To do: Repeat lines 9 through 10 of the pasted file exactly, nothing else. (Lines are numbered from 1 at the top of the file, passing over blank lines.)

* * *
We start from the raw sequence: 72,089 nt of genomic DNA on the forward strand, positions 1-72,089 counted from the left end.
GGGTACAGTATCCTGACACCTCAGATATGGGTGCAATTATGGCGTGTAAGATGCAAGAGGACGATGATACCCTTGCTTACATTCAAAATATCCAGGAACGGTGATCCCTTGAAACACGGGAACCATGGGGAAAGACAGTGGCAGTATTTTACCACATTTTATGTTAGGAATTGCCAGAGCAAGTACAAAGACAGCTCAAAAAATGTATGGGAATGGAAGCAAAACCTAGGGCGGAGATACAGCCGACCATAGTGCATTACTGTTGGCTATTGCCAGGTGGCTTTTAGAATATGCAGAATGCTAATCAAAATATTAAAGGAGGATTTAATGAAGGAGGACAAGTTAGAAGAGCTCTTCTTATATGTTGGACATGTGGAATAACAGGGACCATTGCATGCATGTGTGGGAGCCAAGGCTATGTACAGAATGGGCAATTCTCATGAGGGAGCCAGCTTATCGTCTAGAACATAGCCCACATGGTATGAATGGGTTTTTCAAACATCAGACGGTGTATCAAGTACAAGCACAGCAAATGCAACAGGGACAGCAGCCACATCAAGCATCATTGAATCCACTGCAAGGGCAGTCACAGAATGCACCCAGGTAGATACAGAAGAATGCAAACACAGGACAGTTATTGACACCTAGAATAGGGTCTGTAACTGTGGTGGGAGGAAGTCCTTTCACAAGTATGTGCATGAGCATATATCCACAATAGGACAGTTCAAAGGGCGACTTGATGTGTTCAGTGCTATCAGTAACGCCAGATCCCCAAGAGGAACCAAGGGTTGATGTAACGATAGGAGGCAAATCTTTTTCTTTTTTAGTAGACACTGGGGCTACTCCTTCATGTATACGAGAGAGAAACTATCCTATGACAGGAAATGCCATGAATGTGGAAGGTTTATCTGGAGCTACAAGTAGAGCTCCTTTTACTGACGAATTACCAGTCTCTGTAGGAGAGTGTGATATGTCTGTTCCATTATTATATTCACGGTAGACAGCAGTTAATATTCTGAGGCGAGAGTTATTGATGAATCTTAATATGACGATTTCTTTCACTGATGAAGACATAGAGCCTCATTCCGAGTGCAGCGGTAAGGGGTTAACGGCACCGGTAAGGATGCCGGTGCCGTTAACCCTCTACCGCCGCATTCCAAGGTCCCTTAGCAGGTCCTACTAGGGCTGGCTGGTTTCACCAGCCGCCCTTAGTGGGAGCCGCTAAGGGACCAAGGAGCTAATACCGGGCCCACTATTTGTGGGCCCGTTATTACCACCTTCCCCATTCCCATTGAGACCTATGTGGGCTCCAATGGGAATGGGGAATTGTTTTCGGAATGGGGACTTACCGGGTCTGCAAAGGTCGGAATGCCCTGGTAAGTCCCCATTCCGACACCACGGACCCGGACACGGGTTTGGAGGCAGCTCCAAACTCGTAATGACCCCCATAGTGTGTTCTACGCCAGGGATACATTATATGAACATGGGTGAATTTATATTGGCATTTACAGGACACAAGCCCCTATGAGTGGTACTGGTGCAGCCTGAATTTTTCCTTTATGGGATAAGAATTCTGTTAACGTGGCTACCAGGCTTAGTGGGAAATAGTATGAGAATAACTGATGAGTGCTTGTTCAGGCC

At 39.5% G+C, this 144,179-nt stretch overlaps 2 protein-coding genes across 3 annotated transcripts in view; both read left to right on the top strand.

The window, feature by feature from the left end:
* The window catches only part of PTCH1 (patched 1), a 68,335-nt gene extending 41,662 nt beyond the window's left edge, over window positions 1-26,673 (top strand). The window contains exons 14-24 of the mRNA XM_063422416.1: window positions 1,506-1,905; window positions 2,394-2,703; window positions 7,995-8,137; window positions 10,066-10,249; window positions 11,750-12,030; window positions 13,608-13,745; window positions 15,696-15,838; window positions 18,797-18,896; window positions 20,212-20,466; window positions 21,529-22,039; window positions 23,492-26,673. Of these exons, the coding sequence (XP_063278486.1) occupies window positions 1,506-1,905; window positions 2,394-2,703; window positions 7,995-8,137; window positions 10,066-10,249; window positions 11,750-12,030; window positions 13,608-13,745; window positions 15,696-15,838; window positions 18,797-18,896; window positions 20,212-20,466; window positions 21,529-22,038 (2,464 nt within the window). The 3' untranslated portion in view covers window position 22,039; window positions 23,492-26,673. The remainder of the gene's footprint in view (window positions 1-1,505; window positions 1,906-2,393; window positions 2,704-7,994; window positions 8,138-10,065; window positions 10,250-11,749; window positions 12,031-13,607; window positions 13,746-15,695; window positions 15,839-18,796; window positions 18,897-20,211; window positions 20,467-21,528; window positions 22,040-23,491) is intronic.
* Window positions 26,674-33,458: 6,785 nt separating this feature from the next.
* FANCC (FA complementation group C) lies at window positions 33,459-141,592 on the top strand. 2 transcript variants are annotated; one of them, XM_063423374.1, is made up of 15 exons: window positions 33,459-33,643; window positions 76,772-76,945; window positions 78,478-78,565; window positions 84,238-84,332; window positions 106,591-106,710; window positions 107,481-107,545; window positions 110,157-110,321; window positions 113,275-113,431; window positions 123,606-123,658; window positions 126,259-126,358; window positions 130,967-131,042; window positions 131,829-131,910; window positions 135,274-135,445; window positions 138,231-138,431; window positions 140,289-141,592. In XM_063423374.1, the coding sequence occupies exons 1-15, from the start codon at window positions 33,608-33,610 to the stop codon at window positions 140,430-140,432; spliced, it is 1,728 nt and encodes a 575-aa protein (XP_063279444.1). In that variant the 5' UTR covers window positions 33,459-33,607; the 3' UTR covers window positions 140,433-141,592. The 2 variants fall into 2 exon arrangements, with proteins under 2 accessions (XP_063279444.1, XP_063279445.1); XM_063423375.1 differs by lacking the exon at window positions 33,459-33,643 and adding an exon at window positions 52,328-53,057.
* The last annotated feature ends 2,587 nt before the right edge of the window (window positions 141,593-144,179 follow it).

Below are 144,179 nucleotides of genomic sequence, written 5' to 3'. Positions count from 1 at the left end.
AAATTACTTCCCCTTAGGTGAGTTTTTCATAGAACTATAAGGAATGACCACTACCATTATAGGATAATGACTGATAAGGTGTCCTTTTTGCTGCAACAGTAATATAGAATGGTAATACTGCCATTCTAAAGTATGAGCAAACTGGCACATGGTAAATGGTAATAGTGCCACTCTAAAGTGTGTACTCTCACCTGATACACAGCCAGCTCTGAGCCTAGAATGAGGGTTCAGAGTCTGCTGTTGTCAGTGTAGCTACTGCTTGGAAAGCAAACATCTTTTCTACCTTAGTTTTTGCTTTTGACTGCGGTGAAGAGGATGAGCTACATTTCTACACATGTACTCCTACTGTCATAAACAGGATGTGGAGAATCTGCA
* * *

Below are 144,179 nucleotides of genomic sequence, written 5' to 3'. Positions count from 1 at the left end.
AAATTACTTCCCCTTAGGTGAGTTTTTCATAGAACTATAAGGAATGACCACTACCATTATAGGATAATGACTGATAAGGTGTCCTTTTTGCTGCAACAGTAATATAGAATGGTAATACTGCCATTCTAAAGTATGAGCAAACTGGCACATGGTAAATGGTAATAGTGCCACTCTAAAGTGTGTACTCTCACCTGATACACAGCCAGCTCTGAGCCTAGAATGAGGGTTCAGAGTCTGCTGTTGTCAGTGTAGCTACTGCTTGGAAAGCAAACATCTTTTCTACCTTAGTTTTTGCTTTTGACTGCGGTGAAGAGGATGAGCTACATTTCTACACATGTACTCCTACTGTCATAAACAGGATGTGGAGAATCTGCA